US inflation in retreat as housing policy is exposed as a failure

The US Bureau of Labor Statistics released the latest US inflation data last week (August 10, 2023) – Consumer Price Index Summary – which showed that overall monthly inflation to be 0.2 per cent and mostly driven by housing. And, once we understand how the housing component is calculated then there is every reason to believe that this major driver of the current inflation rate will weaken considerably in the coming months. The rent component in the CPI has been a strong influence on the overall inflation rate and that has been pushed up by the Federal Reserve rate hikes.

The US inflation situation – summary

The BLS published their latest monthly CPI yesterday which showed for July 2023 (seasonally adjusted):

  • All Items CPI increased by 0.2 per cent over the month and 3.2 per cent over the year (up from 3 per cent in June).
  • The peak monthly rise was 1.2 per cent in July 2022.
  • The largest contributor was shelter (by some margin).

The BLS note that:

The index for shelter was by far the largest contributor to the monthly all items increase, accounting for over 90 percent of the increase, with the index for motor vehicle insurance also contributing.

Summary: The supply-side inflation that started this episode is now become a housing issue, which reflects poor policy design overall.

Energy prices, which previously was an important driver have fallen by 12.5 per cent over the 12 months to July.

Fuel is down 26.5 per cent over the 12 months.

The overall monthly increase was fairly moderate.

It is interesting that where municipalities have provided social housing opportunities (affordable housing), the housing inflation rates are much lower.

In the Bloomberg article (August 9, 2023) – First American City to Tame Inflation Owes Its Success to Affordable Housing – we read:

No place in the US has put inflation in the rearview mirror quite as fast as Minneapolis.

In May, the Twin Cities became the first major metropolitan area to see annual inflation fall below the Federal Reserve’s target of 2%. Its 1.8% pace of price increases was the lowest of any region that month …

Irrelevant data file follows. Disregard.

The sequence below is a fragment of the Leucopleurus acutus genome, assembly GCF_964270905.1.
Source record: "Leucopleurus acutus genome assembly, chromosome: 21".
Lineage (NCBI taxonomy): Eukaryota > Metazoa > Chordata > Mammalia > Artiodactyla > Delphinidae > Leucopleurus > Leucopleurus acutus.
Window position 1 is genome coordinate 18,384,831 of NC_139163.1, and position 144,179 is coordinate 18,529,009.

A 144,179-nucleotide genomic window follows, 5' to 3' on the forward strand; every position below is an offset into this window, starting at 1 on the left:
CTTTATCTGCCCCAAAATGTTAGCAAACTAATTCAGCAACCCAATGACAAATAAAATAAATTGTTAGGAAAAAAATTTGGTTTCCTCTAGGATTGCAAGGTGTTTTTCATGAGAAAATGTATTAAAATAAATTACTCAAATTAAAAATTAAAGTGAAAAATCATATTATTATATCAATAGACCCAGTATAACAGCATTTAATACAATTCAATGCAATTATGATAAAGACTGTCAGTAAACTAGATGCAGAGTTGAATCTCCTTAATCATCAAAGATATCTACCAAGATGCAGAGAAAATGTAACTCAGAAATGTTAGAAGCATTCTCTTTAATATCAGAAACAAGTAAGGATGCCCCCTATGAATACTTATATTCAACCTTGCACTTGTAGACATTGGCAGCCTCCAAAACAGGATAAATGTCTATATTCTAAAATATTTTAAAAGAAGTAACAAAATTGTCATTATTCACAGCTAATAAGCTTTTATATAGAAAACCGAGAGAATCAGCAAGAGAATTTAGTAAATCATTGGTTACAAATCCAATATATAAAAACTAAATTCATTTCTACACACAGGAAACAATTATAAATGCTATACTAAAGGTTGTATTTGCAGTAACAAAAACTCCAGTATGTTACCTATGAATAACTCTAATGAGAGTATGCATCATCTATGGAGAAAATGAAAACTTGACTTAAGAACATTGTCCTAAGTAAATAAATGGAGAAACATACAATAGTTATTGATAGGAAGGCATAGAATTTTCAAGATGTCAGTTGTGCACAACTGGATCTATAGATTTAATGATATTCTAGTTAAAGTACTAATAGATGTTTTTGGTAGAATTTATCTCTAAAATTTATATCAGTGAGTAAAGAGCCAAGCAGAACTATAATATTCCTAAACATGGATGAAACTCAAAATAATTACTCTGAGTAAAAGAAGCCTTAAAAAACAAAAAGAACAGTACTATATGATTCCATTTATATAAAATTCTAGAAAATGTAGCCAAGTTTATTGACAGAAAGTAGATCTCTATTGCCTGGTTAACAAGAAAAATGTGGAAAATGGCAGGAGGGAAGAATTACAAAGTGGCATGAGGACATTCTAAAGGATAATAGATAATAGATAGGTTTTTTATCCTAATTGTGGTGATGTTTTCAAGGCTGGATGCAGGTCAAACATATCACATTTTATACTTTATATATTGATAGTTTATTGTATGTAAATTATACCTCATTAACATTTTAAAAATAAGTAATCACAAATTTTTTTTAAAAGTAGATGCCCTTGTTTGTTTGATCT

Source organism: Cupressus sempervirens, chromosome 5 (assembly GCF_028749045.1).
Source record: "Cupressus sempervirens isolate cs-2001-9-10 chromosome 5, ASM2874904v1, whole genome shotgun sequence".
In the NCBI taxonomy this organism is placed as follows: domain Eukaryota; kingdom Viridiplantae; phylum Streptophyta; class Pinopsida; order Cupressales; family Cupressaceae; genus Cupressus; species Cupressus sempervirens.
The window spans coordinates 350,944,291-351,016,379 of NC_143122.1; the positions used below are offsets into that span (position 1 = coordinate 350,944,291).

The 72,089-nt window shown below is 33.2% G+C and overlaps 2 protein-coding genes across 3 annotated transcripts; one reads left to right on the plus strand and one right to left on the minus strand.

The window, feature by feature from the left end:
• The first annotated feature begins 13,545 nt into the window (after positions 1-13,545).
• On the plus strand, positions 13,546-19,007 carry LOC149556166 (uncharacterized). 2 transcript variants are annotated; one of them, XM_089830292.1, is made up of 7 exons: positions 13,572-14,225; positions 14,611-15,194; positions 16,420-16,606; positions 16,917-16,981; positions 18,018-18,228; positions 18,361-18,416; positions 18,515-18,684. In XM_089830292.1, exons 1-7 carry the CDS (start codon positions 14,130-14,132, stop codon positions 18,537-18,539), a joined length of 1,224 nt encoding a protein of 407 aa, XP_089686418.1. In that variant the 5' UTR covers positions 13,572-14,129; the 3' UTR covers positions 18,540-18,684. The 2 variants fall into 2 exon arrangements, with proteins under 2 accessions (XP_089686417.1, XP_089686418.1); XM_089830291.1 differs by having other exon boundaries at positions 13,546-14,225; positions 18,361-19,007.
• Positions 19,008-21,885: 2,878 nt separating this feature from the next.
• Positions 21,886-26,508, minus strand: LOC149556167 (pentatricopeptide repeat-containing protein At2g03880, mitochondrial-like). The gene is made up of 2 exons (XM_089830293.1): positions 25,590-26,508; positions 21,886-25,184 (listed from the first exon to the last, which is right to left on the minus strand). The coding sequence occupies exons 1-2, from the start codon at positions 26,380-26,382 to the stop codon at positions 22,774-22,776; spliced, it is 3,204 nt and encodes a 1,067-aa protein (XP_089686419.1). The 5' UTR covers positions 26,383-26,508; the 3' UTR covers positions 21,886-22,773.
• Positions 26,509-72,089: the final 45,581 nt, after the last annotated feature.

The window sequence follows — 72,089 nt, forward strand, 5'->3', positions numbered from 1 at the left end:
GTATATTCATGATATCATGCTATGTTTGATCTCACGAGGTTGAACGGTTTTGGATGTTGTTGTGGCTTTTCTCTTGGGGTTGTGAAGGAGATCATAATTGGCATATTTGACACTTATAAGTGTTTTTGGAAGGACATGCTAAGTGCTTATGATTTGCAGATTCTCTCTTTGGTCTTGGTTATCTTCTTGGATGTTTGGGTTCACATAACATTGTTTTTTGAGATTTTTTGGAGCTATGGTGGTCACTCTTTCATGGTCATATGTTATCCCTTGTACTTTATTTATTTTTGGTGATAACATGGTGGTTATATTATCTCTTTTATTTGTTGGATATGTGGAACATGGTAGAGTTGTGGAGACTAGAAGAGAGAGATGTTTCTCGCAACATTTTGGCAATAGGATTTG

Well before pandemic-related supply-chain snarls and labor shortages roiled the economy, the city of Minneapolis eliminated zoning that allowed only single-family homes and since 2018 has invested $320 million for rental assistance and subsidies …

The housing initiatives — including the Itasca Project, an alliance of the business, philanthropic and public sectors in the region pushing for at least 18,000 new housing units per year through 2030 — have picked up where the Fed’s monetary tightening leaves off, demonstrating the role state and local policies can play in curbing inflation.

So we see very clearly how insightful policy design can be very effective in eliminating supply bottlenecks that drive inflation.

While this blog post is about the US situation, there was an important event last Friday in Australia that follows on from the above comments about better ways to deal with inflation than the New Keynesian approach of suppressing fiscal investments in infrastructure (particularly accessible social housing) and relying on interest rate hikes to deal with inflationary pressures.

Quite clearly, when the pressures are being driven by supply factors or international factors, interest rate hikes are not an effective anti-inflation tool.

All the talk about fighting inflation by pushing unemployment rates up to the ‘mysterious’ NAIRU (which is core New Keynesian orthodoxy) is just a scam.

The central bankers have little idea of where the NAIRU is and have less idea about the ultimate net distributional impacts of the interest rate hikes.

They just hope and pray.

Last Friday (August 11, 2023), the outgoing RBA boss (he was effectively sacked by the Federal government – in the sense, he was not reappointed to a second term) attended his final meeting with the – House of Representatives Standing Committee on Economics.

In his – Opening Statement to the House of Representatives Standing Committee on Economics – he went through the usual hoops.

But in the Q&A session (full Transcript not yet available), the outgoing governor said that relying on interest rate hikes (a ‘blunt instrument’) was not the best way to deal with inflation.

He indicated there were a range of fiscal tools that could be put to better use:

… at a very high level, I still think there’s worth giving thought to coordination between monetary and fiscal policy …